hand-steamerHand Steamer: A hand steamer is a useful tool to have for a few different reasons. First, it’s an easy way to get those pesky wrinkles out of linen. Secondly, it can make a fun toy to play with if you want to do creative shoots, like in the example to the left. I added the steam with the hand-steamer and then used Photoshop to mask out the unwanted areas.

Here’s a link to the original article with a step-by-step tutorial: Adding Steam.

• This is the steamer I use: Steam Buddy Handheld Steamer


BTS_caprese_0324_HDRLastolite Tri-grip Diffusers and Reflectors: One thing I use in nearly every single shoot is a diffuser behind my setup. This cuts the light down and softens it, and it also will kill harsh light (if you have the sun coming in through the window. I prefer the Lastolite TriGrip brand because they prop up easily right on the table and lean agains the window (or my foam board), unlike circle diffusers which tend to roll around a lot. :) I currently have a 1-stop diffuser, but will be adding a 2-stop to my collection, soon.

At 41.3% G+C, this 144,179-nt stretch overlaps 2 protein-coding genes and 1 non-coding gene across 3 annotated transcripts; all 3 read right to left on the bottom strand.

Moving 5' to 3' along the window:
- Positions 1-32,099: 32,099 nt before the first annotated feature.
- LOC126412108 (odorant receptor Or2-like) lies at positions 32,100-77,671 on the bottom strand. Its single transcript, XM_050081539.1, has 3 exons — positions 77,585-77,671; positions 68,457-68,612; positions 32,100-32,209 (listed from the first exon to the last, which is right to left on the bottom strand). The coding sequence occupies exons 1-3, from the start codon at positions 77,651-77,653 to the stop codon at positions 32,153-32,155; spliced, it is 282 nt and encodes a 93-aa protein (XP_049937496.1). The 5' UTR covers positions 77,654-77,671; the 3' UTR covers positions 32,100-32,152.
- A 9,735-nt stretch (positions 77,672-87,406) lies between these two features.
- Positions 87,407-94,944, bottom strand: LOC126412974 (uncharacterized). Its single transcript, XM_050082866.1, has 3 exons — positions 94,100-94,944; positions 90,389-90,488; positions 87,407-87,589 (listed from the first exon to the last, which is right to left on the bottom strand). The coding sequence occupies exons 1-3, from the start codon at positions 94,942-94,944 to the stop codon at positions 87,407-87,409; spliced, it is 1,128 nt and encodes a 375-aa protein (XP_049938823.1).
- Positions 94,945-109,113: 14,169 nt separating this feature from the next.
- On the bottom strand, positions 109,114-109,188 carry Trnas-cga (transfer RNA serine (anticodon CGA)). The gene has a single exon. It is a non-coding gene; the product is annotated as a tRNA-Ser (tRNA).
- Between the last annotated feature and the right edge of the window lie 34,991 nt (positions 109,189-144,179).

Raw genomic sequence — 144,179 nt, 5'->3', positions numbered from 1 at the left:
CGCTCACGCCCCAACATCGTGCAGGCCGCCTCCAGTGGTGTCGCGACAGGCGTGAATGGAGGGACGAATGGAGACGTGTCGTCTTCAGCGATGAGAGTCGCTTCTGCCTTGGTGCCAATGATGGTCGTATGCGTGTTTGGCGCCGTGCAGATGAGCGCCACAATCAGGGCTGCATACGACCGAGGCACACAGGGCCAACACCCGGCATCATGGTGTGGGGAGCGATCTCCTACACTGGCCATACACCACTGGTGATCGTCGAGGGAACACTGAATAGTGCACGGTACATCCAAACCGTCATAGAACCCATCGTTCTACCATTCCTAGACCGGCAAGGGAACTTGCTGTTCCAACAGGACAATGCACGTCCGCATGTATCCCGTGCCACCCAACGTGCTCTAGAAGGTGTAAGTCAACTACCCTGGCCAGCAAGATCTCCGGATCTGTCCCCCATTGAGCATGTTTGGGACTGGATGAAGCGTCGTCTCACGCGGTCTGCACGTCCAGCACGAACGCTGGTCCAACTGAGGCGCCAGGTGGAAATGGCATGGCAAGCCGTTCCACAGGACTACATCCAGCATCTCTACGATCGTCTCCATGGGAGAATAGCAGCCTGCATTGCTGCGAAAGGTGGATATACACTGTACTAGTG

Note: The difference between the 1-stop and 2-stop is the amount of light that they will block; the 1-stop cuts out 1-stop of light, and the 2-stop cuts out two stops of light (or, double the amount of light the 2-stop). If you have a LOT of harsh light coming in through your windows, or you do a lot of photography with strobes or flashes, you may want to consider the 2-stop; if you have a soft and diffused light coming in through your windows then the 1-stop will probably suit you just fine.

• TriGrip Diffusers on Amazon: 30-inch 2-stop Diffuser


food-sstgsBooks, Websites and Classes: There are a lot of other places to find education and resources about food photography. I’ve listed a few below, and if you head over to the “Learn Food Photography” website you can find a ton of other books and resources on their site.

• Food Photography: From Snapshots to Great Shots (print book)
Food Photography: From Snapshots to Great Shots (Second Edition) (print b00k)